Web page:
Resume/CV

Resume/CV

For academic positions the résumé is referred to as a CV. The CV must concisely convey key information. Keep in mind that the first task of a search committee is to reduce the applicant pool to a more manageable list of the most qualified candidates. At this stage in the process, a thirty to sixty second scan of your CV is probably all you can expect. In order to make it to the short list of candidates, your CV must be attractive, easy to read (establish a consistent form), and should succinctly present the qualifications and experience that qualify you for the position. Do not send a lengthy document that details everything you have ever done. Five pages is a adequate length for a concise CV at the junior level. For senior academic positions, CVs will be longer.

The general order of information on a CV is:

  1. Contact Information
    Provide you full name, address, telephone and fax numbers and e-mail.
  2. Education
    List in chronological order your educational history, starting from your undergraduate degree through to your current position.
  3. Professional Experience
    List in chronological order any professional experience you have had. If you have not had any, do not include this section. State any professional qualifications that you have.
  4. Honors and Awards
    List and honors and awards you have received, including fellowships. Do not include this section if you have nothing of note to place in here.
  5. Society Memberships
    List any professional or student societies that you are a member of and any leadership roles that you have played in these societies.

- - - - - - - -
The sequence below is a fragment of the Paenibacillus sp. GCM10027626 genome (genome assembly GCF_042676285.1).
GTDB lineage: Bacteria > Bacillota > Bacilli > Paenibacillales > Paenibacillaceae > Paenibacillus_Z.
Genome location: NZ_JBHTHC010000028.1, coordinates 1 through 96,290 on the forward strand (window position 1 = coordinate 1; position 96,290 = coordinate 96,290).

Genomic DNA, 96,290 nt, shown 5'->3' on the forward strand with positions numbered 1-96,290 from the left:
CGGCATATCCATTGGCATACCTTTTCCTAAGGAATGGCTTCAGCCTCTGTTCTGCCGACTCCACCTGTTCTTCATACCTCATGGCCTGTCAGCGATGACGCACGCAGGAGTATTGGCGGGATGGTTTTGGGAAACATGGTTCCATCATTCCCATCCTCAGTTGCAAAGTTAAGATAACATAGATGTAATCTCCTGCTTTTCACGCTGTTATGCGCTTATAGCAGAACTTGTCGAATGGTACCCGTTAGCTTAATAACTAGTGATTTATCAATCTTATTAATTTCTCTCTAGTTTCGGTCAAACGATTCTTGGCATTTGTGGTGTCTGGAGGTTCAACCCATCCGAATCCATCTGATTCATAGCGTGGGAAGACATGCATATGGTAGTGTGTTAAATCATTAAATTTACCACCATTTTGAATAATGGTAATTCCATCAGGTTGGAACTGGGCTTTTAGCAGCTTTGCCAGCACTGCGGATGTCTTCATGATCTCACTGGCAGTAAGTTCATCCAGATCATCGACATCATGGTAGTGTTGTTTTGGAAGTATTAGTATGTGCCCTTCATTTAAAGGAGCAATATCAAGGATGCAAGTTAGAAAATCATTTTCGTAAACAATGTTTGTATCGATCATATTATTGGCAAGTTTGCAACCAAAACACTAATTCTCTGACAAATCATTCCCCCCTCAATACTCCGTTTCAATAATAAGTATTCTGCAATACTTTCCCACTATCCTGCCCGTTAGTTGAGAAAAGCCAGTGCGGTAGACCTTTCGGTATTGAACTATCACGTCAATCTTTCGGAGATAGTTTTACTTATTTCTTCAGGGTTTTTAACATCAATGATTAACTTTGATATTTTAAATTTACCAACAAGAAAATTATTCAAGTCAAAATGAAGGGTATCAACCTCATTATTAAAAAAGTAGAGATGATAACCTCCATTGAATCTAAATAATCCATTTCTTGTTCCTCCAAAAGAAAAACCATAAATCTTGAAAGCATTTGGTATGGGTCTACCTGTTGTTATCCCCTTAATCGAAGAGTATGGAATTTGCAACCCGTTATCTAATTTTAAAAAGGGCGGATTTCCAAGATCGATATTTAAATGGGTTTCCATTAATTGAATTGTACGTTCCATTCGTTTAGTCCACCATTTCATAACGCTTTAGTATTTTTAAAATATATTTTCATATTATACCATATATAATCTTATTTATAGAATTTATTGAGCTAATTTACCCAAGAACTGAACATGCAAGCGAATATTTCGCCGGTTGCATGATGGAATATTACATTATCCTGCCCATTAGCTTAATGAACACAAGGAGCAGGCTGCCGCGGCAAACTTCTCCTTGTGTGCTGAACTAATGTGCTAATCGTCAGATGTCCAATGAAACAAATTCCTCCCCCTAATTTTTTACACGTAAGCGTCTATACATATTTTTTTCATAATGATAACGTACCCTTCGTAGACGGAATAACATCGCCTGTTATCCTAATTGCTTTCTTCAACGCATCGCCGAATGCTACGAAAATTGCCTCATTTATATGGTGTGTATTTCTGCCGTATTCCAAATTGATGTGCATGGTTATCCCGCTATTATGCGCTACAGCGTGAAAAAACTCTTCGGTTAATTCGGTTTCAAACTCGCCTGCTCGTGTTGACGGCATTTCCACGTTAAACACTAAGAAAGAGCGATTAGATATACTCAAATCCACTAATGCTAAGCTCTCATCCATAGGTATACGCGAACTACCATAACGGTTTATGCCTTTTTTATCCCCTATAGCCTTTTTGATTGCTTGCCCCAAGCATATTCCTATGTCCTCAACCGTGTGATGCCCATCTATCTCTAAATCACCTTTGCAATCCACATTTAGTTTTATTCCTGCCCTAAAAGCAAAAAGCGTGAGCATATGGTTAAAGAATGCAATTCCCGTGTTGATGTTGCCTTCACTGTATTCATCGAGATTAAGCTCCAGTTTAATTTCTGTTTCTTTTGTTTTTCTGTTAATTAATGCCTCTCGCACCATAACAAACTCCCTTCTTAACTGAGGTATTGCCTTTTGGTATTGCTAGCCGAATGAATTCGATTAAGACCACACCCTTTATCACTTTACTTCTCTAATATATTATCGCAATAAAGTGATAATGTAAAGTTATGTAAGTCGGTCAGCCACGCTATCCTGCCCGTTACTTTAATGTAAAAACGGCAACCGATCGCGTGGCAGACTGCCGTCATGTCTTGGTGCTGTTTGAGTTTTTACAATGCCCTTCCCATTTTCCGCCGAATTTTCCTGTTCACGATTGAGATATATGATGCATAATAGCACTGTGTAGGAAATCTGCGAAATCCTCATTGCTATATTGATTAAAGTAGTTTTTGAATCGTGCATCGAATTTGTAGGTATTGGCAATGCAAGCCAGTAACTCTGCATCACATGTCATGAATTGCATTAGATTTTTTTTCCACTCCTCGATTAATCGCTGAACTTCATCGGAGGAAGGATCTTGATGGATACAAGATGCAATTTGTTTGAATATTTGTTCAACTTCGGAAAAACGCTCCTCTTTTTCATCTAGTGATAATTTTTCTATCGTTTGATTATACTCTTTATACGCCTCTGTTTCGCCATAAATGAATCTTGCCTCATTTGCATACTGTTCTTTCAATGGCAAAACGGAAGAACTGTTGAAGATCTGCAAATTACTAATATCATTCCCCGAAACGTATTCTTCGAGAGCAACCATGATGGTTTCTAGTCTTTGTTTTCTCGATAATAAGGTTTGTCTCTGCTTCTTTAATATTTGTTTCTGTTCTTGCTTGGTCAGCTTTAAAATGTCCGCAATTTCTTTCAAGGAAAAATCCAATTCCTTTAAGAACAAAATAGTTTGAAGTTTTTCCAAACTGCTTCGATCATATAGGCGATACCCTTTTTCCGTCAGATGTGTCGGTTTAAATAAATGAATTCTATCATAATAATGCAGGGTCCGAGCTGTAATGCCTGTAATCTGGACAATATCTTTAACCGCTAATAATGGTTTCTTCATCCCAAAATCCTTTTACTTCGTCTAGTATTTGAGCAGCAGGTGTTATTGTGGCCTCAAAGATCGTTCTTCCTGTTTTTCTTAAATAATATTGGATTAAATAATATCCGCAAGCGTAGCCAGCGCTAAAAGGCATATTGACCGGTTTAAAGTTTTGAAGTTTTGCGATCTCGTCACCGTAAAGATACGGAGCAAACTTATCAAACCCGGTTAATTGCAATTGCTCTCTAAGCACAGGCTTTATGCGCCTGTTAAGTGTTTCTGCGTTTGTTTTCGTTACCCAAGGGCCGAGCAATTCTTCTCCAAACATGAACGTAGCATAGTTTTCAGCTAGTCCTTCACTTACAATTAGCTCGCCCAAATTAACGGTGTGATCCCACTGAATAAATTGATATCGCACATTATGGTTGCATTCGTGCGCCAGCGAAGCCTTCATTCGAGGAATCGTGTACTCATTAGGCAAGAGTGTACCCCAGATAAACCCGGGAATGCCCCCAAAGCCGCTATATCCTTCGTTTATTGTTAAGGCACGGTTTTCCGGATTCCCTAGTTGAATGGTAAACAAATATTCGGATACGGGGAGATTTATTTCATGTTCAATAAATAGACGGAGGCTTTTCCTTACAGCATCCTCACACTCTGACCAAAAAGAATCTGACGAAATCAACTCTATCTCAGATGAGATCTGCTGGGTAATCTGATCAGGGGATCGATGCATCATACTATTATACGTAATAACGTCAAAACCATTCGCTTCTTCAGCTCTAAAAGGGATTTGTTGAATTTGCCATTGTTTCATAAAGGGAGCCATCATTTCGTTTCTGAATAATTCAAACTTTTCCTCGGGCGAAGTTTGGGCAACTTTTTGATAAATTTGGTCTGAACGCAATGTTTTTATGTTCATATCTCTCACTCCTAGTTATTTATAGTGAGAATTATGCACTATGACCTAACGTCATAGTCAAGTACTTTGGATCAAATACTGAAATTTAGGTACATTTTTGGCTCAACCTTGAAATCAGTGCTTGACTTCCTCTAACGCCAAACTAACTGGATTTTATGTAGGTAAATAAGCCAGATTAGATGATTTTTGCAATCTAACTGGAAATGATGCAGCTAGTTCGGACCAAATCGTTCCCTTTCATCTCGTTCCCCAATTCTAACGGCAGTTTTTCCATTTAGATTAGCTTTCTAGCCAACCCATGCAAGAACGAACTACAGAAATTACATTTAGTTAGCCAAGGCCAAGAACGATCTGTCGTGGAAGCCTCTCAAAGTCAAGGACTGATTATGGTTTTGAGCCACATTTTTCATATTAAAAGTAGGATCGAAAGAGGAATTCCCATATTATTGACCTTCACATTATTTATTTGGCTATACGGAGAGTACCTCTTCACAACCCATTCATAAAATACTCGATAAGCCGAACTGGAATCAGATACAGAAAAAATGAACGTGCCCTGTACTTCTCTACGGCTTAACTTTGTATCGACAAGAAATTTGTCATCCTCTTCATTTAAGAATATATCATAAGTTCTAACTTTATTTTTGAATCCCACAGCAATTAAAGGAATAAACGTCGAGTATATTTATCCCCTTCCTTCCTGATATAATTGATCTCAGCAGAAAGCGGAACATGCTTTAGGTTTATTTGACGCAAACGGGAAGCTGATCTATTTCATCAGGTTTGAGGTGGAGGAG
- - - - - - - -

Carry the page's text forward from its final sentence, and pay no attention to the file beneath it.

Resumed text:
6. Publications
    List all of your research publications in a consistent style. One style is to follow chronological order –starting with your first publication and ending with publications that are currently under review. You can chose to include publications that are in preparation – however these will generally be discarded by the selection committee. Strictly speaking, you should only include publications that are refereed – meaning only refereed journal and conference papers. However, if this section looks a little lean you could include
    poster presentations or reports to research sponsors, etc.
  7. Presentations
    If you have given any “invited” presentations of your work, list these together with the talk title, talk date and location.
  8. Teaching Experience
    List all of your teaching experience in chronological order. Include course evaluations if they are good. Also include any outreach/ teaching that has involved youth groups, citizens groups or K-12 education.
  9. Other Information
    Some people chose to list their interests and hobbies. If you are fluent in another language or have a special skill that you think is relevant to the position this can also be included.